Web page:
Beer bread is the answer to homemade bread without the fuss! This simple recipe uses beer, cheese, and a few pantry ingredients to make a tasty and easy loaf with a delicious buttery crust. Full of flavor and so easy to make.
When we want delicious, homemade bread without the effort of kneading and rising, we use this simple beer bread recipe. Here are a few reasons why beer bread is so amazing:
- Quick: Skip the lengthy kneading and rising times. Self-rising flour and beer’s carbonation make this bread so easy.
- Beginner-friendly: Even if you’ve never baked a loaf in your life, this recipe is foolproof.
- Customizable: The flavor combinations are endless, from savory to sweet, cheesy to spicy.
- Versatile: Perfect snack, game-day appetizer, or a side dish to soups and stews.
The Best Beer for Beer Bread
You do taste the beer used in this bread recipe, so use something you already enjoy the flavor of. Here are some suggestions for the best beer to use for homemade beer bread.
- Lagers and Pilsners: Clean and crisp, these offer classic flavors that complement the bread without overpowering it.
- Amber Ales: Add malty sweetness and nutty notes.
- Stouts: Their richer, often bittersweet profile creates a more complex flavor. They also add color, like in this stout beer bread recipe.
- Avoid: Overly hoppy beers like IPAs and APAs, as their bitterness can be too strong for the bread. Most beers label the IBU level, which shares how bitter the beer tastes.
Best Cheese to Use
Most cheese will work when making beer bread. In our photos, we used a sharp white cheddar. Chef Richard loves Gruyère and made a version of this bread with Jarlsberg cheese, adding a sweeter note.
- Sharp: Aged cheddar, Gruyère, parmesan
- Spicy: Pepper jack, Monterey Jack
- Melty: Mozzarella, Fontina, Jarlsberg, or Swiss
- Mix and Match: Create your own custom blends!
How to Make Beer Bread
If you can stir ingredients together in a bowl, you can make beer bread. The full recipe is below, but I’ll quickly walk you through the process here.
To start, we’ll mix self-raising flour, sugar, salt, and pepper in a large bowl. Self-raising flour is a secret in this recipe since it already has baking powder and a little salt mixed in. If you don’t have self-raising flour, I’ve included a DIY version in the tips section of the recipe below.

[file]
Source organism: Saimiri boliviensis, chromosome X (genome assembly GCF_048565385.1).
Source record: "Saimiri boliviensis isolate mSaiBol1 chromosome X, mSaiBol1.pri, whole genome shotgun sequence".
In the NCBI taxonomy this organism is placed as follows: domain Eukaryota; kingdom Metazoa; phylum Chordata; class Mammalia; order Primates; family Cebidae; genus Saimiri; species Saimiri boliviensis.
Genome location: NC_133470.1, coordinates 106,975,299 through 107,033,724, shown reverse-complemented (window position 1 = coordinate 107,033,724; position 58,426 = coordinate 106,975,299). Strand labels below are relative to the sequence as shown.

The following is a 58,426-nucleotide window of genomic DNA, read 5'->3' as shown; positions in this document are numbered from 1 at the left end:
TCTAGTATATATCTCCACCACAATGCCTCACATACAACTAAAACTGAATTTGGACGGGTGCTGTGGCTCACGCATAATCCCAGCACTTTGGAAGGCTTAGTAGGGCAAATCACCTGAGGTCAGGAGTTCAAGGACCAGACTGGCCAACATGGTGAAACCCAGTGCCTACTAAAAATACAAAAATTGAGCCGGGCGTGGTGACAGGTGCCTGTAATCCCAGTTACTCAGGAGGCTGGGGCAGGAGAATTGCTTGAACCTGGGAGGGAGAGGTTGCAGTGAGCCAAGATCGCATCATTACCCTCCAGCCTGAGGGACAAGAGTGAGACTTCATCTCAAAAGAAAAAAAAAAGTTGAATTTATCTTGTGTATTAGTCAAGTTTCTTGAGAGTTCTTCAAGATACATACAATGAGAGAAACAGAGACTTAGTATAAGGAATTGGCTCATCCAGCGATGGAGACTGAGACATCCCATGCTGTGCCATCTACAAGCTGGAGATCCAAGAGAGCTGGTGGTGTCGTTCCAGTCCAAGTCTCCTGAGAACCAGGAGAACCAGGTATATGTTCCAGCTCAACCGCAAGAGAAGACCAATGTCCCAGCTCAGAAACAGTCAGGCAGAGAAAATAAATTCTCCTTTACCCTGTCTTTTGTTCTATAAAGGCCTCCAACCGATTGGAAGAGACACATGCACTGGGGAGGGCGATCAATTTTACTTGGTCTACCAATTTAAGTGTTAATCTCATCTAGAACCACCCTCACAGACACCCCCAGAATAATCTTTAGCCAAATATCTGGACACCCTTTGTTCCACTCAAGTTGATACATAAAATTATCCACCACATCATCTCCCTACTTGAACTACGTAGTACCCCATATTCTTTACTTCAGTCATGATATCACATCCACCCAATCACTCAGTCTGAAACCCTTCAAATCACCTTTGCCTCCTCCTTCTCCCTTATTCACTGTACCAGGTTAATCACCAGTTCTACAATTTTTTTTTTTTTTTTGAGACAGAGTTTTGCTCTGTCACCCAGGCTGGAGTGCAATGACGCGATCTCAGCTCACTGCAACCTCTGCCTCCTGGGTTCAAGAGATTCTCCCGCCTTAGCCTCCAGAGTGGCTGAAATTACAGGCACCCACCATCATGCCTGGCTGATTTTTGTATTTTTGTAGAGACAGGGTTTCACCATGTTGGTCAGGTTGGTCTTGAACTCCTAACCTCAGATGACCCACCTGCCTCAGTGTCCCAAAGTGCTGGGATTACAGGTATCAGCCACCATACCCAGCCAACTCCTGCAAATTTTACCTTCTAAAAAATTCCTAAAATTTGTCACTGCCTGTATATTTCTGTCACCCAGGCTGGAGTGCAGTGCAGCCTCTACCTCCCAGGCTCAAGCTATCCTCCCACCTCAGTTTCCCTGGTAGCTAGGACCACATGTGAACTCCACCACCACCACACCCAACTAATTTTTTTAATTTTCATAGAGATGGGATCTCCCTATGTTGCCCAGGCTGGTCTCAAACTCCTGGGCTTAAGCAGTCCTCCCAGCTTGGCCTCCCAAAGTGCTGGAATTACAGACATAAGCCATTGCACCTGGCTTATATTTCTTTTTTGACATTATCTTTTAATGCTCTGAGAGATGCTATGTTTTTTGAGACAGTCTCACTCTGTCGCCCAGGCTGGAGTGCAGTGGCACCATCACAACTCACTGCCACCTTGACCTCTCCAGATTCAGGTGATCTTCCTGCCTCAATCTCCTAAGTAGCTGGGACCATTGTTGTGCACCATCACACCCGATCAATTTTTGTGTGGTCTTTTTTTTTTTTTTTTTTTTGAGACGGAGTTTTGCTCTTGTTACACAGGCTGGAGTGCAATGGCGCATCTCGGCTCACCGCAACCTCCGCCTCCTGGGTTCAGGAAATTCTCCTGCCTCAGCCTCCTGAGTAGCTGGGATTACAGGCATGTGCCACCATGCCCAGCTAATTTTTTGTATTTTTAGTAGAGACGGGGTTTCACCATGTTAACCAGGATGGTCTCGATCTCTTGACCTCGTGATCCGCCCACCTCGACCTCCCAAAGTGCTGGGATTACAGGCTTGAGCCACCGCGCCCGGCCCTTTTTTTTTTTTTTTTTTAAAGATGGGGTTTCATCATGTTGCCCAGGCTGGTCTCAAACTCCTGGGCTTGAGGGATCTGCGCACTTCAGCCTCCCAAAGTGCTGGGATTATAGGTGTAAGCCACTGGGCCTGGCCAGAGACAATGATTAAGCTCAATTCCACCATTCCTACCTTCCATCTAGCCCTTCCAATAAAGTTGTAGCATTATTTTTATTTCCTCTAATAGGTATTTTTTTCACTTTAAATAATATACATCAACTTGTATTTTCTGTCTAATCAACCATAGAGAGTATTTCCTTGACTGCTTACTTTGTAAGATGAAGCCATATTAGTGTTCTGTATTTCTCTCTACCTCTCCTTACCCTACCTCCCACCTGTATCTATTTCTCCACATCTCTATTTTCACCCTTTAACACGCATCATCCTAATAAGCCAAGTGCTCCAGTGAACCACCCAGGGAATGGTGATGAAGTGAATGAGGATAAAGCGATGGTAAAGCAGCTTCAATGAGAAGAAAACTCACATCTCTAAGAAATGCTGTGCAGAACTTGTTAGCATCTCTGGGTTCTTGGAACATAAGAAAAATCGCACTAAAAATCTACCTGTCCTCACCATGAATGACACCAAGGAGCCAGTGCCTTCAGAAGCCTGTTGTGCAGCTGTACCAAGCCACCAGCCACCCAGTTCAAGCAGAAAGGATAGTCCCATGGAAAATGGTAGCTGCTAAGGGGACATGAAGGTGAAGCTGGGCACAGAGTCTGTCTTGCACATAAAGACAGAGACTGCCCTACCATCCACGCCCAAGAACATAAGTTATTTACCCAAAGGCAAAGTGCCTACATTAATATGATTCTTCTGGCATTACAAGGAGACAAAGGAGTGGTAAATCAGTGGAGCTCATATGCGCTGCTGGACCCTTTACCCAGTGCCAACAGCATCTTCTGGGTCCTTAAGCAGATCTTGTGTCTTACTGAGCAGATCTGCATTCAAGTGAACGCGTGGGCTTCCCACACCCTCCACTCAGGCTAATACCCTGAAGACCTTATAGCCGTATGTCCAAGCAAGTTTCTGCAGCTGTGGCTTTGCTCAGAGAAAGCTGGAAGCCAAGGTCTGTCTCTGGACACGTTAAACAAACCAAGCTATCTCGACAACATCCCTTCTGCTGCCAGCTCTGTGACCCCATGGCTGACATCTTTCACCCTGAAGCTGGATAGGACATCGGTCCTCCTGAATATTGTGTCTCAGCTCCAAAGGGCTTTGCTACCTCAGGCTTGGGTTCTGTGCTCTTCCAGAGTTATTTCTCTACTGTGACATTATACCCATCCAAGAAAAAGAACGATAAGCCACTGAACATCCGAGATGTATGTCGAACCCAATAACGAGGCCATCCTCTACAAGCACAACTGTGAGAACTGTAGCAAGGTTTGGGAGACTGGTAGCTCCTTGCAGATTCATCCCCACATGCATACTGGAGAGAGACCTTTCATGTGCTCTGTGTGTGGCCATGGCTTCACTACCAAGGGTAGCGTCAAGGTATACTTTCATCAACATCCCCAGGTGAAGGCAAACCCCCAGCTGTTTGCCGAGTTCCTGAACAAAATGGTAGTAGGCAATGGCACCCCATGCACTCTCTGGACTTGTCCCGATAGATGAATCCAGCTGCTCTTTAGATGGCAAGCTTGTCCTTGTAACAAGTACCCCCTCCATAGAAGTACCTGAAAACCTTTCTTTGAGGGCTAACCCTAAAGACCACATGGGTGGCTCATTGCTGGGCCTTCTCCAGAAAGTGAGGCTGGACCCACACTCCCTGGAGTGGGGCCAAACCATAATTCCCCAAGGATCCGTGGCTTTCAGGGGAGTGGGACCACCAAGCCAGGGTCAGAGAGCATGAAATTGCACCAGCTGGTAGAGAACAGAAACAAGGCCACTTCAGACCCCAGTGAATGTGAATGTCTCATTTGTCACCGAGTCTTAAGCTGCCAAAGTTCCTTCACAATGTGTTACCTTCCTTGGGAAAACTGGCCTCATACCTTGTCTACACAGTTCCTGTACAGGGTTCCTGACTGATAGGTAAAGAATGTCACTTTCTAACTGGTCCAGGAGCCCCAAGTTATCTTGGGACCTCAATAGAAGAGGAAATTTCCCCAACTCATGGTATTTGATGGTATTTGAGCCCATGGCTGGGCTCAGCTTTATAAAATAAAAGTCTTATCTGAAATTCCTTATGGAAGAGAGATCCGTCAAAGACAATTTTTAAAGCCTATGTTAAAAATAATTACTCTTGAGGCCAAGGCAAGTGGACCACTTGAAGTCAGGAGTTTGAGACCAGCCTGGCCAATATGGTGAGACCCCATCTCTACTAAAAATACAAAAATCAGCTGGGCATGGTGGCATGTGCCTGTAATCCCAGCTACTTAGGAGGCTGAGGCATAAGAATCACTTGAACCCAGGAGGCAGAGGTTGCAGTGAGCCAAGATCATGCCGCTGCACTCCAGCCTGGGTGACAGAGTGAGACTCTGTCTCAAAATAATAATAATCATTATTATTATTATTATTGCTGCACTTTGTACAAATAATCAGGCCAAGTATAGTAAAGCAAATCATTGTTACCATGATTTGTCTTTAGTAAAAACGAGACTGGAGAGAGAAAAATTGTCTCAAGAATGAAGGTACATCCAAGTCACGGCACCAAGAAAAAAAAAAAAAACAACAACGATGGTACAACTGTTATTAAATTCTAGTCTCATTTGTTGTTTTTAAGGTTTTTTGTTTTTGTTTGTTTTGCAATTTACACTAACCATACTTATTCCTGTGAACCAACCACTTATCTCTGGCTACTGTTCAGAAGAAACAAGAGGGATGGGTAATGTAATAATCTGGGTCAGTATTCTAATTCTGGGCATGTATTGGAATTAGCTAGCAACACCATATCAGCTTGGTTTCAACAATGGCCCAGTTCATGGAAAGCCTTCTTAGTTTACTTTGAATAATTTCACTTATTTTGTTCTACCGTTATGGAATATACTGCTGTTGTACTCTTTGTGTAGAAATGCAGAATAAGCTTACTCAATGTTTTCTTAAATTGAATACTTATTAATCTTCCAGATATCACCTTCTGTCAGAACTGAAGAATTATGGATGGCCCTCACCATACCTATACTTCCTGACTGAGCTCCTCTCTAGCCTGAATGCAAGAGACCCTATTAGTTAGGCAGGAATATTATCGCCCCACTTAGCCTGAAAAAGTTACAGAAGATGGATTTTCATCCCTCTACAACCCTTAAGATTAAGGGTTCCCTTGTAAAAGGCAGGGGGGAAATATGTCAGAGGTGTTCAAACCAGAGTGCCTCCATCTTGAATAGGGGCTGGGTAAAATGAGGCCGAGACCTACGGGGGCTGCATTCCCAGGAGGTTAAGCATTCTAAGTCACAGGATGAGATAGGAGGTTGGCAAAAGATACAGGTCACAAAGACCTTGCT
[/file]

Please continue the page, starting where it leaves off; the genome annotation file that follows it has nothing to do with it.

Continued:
Now, pour in 12 ounces of beer (a whole can, in my case) and some melted butter. Then, combine that with your shredded cheese. Our photos show that the mixture resembles a thick pancake batter rather than dough.
Spoon mixture into a loaf pan, and top with some melted butter. We’ll add more melted butter later to encourage a golden brown, crisp, buttery crust! I’ve seen many beer bread recipes that look almost white after baking. This trick of basting melted butter on top while our bread bakes gives the most beautiful crust!
Storing Your Beer Bread
- Room temperature: Store in an airtight container for 2 to 3 days. Beyond that, the bread will begin to dry out.
- Refrigerator: We don’t recommend refrigerating beer bread since the fridge environment tends to dry it out.
- Freezing: Freeze in an airtight container for up to 3 months. Thaw overnight before enjoying. I like freezing slices for individual servings.
Easy Beer Bread (Buttery Crust!)
This is my favorite recipe for beer bread. It’s no-knead and so easy to make. I love the golden-brown and buttery crust and the soft, tight crumb inside. Serve this bread with butter, honey, homemade honey butter, apple butter, pumpkin butter, soups, stews, or as an appetizer with cheese.
You Will Need
3 cups (390g) self-rising flour, see notes for substitute
1/4 cup (50g) sugar
Pinch fine sea salt
4 twists black pepper
12 ounces beer, suggestions below
9 tablespoons (125g) butter, melted
1 ½ cups (5oz or 140g) grated cheese, like white cheddar, Gruyère, or Jarslberg
1Preheat the oven to 375°F (190°C) and brush a 9-inch by 5-inch loaf pan with a bit of the melted butter.
2Whisk the self-rising flour, sugar, salt, and pepper in a large mixing bowl.
3Pour in the beer and half of the melted butter. Mix with a wooden spoon or spatula until well combined. The mixture will look like thick pancake batter.
4Fold in the cheese.
5Transfer the dough to the prepared loaf pan, lightly pressing it into an even layer.
6Brush the top with some of the remaining butter (leaving some butter for adding later on).
7Bake for 30 minutes, rotate the pan in the oven, and brush on more butter. Bake for another 10 minutes. Repeat by rotating the pan, brushing on more butter, and bake for another 10 minutes.
8Brush on any remaining butter, and bake for 5 minutes. A total bake time of 55 minutes. If you are getting too much color or want to stop the top from getting too brown, loosely tent the bread with foil.
9The bread is fully baked when a toothpick inserted into the center of the loaf comes out clean or with a few moist crumbs attached. Transfer the loaf pan to a cooling rack and cool in the pan for 15 minutes. Use a butter knife to run around the edges, and gently turn the pan over to remove the loaf. Rest for another 10 minutes before slicing.
Adam and Joanne's Tips
- Self-Raising Flour: Unlike all-purpose flour, self-rising flour adds baking powder and salt. For 3 cups of self-rising flour, whisk 3 cups of all-purpose flour with 4 ½ teaspoons baking powder and 3/4 teaspoon salt.
- Butter: I love salted butter in this recipe. To reduce the salt, substitute unsalted.
- Beer Suggestions: Avoid hoppy beers. For this recipe, we enjoy lagers, pilsners, amber ales, and stout beer.
- Leave out cheese: Cheese and butter make this bread super flavorful, but you can leave the cheese out and still make the recipe.
- Nutrition facts: The nutrition facts provided below are estimates. We have used the USDA database to calculate approximate values.